What happened

Shares of CRISPR Therapeutics (NASDAQ:CRSP) lost 25.2% of their value in July, according to data from S&P Global Intelligence. The stock was at $161.22 when the market opened on July 1, and fell to $121.02 by the time it closed on Friday, July 30. The stock lost ground on all but a handful of days during the month, a slow, but steady, slide downward.

So what

There really wasn't any huge breaking news that hurt the stock, but it was at the tip of a trend away from high-valuation stocks with growth potential into value stocks throughout the month. The company, which works on gene-editing therapies, doesn't have any consistent revenue yet.

Scientists work in a lab with a graphic image of coded DNA in the background.

Image source: Getty Images.

The move downward in July reflects that there are still plenty of questions when the company will bring its lead gene-editing therapy, CTX001, to market. One potential use of CTX001 is to treat two serious genetic blood disorders: transfusion-dependent beta thalassemia (TDT) and severe sickle cell disease (SCD). CTX001 is known as an autologous therapy because a patient's own cells are edited and used for the treatment with CTX001, turning on a fetal form of hemoglobin in the patients' bodies to correct genetic disorders.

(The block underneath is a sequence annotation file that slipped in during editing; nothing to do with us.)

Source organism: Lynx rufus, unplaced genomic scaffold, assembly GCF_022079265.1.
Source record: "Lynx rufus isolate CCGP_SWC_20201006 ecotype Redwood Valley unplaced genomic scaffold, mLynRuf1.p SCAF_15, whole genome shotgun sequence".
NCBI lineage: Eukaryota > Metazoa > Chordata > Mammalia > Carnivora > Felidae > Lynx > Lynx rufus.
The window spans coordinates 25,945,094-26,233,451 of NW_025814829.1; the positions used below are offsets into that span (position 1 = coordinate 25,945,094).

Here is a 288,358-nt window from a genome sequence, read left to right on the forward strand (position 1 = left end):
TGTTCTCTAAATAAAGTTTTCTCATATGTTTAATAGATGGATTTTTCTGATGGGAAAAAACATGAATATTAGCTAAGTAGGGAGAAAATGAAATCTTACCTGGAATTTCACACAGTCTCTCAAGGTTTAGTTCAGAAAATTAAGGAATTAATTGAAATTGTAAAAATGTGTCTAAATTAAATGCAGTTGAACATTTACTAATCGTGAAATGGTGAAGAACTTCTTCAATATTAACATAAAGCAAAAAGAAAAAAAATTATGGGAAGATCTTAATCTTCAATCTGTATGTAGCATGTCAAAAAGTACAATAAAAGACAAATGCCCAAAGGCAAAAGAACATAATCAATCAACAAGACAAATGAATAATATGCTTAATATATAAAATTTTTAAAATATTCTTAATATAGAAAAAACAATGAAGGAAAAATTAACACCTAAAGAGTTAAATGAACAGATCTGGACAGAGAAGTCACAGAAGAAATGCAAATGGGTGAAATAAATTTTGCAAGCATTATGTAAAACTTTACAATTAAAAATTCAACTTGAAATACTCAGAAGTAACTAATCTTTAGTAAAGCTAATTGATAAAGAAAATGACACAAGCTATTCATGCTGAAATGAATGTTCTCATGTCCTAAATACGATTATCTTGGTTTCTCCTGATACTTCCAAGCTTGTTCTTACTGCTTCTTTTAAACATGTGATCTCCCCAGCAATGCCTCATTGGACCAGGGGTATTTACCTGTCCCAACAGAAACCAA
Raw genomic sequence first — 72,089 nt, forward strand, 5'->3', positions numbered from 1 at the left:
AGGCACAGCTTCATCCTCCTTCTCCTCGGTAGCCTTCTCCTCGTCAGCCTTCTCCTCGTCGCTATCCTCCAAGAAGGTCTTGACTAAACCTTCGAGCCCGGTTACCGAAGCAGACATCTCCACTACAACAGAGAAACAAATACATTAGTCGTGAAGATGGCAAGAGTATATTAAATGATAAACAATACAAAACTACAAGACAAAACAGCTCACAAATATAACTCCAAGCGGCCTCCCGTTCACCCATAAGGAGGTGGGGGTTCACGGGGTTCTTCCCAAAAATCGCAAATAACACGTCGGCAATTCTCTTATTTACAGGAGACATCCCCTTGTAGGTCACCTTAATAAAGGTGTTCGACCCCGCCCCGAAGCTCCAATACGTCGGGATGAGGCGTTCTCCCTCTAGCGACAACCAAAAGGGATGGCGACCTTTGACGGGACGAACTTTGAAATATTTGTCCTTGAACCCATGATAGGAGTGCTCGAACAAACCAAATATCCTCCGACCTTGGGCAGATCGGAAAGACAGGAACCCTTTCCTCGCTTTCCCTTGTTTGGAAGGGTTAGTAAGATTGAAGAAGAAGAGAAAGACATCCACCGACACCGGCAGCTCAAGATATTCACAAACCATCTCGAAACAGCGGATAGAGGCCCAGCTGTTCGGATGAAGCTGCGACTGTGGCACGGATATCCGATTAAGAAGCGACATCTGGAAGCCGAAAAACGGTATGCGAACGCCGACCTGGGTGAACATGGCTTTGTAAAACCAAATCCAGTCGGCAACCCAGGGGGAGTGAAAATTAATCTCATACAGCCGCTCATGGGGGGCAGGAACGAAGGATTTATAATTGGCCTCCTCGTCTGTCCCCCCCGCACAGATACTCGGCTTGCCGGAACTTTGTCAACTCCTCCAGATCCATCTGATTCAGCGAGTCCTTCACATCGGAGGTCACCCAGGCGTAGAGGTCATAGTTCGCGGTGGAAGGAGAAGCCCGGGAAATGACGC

So far, the early trials for CTX001 seem to be proceeding well. On June 11, CRISPR and Vertex Pharmaceuticals (NASDAQ:VRTX) announced new data regarding 22 patients being treated with CTX001. They said that after at least three months and in some cases as long as a year, patients treated with it continued to show a sustained response to the therapy.

It found that 15 of those patients with TDT were still transfusion-free and that the remaining seven patients of the group with SCD had been free of the painful side effects of SCD, known as vaso-occlusive crises.

Now what

The biotech stock has climbed in August, mostly due to positive news coming out of the company's second-quarter report on July 29.

The company said it had $2.5 billion in cash, compared to $1.8 billion in the previous quarter, thanks primarily to an upfront payment of $900 million from Vertex, as part of a collaboration agreement regarding the development of CTX001. That also meant CRISPR had positive net income in the quarter of $759.2 million, compared to a net loss of $79.7 million, year over year.

There's also the possibility that CRISPR, because of its potential, could be purchased by a large pharmaceutical company, which would drive up the stock. In the meantime, it continues to have plenty of potential for long-term investors, as long as they are prepared for short-term volatility.

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